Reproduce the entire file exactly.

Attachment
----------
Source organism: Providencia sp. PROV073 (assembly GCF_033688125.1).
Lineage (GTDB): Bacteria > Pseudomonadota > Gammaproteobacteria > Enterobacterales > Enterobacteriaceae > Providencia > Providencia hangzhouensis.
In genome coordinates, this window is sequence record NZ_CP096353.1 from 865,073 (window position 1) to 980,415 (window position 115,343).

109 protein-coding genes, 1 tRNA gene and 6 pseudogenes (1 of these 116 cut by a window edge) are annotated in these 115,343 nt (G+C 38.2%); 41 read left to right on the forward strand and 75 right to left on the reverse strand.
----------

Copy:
Source organism: Providencia sp. PROV073 (assembly GCF_033688125.1).
Lineage (GTDB): Bacteria > Pseudomonadota > Gammaproteobacteria > Enterobacterales > Enterobacteriaceae > Providencia > Providencia hangzhouensis.
In genome coordinates, this window is sequence record NZ_CP096353.1 from 865,073 (window position 1) to 980,415 (window position 115,343).

109 protein-coding genes, 1 tRNA gene and 6 pseudogenes (1 of these 116 cut by a window edge) are annotated in these 115,343 nt (G+C 38.2%); 41 read left to right on the forward strand and 75 right to left on the reverse strand.